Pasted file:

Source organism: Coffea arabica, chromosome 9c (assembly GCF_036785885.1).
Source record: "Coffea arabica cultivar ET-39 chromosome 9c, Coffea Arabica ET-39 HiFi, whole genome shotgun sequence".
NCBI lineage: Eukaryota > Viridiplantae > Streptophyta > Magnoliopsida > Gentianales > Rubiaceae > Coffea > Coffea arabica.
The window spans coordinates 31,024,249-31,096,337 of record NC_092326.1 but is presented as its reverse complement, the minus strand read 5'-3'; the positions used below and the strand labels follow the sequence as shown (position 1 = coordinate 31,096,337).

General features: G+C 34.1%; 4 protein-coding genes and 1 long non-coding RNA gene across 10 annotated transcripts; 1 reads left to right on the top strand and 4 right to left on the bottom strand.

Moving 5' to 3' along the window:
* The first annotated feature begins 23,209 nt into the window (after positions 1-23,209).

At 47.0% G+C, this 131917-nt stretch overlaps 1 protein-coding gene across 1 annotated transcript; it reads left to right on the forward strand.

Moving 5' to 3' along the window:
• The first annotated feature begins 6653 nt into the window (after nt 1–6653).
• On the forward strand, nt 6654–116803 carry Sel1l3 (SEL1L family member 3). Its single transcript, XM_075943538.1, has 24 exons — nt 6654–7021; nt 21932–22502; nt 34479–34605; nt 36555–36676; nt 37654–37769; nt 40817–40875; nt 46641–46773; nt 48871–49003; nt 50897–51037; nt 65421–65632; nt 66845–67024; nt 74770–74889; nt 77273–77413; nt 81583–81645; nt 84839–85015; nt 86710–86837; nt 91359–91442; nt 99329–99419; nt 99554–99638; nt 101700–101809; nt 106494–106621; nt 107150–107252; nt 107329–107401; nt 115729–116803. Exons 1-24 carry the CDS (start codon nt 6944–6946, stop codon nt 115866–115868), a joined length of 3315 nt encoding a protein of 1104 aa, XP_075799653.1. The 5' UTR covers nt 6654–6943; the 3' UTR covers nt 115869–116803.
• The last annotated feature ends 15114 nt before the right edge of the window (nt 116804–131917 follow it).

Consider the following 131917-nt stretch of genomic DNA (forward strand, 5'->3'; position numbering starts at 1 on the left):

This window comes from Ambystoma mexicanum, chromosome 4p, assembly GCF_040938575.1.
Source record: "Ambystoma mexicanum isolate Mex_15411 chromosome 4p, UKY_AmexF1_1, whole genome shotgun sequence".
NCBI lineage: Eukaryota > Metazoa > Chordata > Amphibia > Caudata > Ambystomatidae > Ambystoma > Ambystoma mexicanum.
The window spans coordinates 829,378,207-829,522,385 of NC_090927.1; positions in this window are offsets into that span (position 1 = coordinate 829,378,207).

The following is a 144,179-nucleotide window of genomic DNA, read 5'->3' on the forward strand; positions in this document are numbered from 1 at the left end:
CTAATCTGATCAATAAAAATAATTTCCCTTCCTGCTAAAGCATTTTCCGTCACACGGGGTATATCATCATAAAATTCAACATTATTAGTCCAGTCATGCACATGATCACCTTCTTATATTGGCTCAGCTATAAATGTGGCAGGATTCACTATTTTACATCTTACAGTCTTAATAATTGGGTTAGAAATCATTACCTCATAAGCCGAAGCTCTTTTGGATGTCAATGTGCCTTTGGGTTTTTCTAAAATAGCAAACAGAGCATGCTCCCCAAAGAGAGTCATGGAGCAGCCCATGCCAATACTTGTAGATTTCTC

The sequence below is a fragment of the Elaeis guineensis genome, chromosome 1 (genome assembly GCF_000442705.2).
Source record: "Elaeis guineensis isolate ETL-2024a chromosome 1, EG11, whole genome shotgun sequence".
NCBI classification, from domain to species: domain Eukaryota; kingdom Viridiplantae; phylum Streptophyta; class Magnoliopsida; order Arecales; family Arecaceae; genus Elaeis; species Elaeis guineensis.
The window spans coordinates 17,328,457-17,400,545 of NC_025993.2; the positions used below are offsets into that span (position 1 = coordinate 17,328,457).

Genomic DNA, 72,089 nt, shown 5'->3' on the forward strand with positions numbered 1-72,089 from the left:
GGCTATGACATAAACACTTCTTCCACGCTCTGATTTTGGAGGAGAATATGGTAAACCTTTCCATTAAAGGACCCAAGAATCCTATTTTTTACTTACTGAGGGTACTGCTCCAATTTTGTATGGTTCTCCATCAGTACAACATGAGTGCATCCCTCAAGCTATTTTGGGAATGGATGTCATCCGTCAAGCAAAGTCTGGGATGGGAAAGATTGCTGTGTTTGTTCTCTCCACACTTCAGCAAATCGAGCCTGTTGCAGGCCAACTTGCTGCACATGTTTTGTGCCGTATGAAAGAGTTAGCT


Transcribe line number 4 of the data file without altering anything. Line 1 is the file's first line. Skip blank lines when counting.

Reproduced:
The window spans coordinates 31,024,249-31,096,337 of record NC_092326.1 but is presented as its reverse complement, the minus strand read 5'-3'; the positions used below and the strand labels follow the sequence as shown (position 1 = coordinate 31,096,337).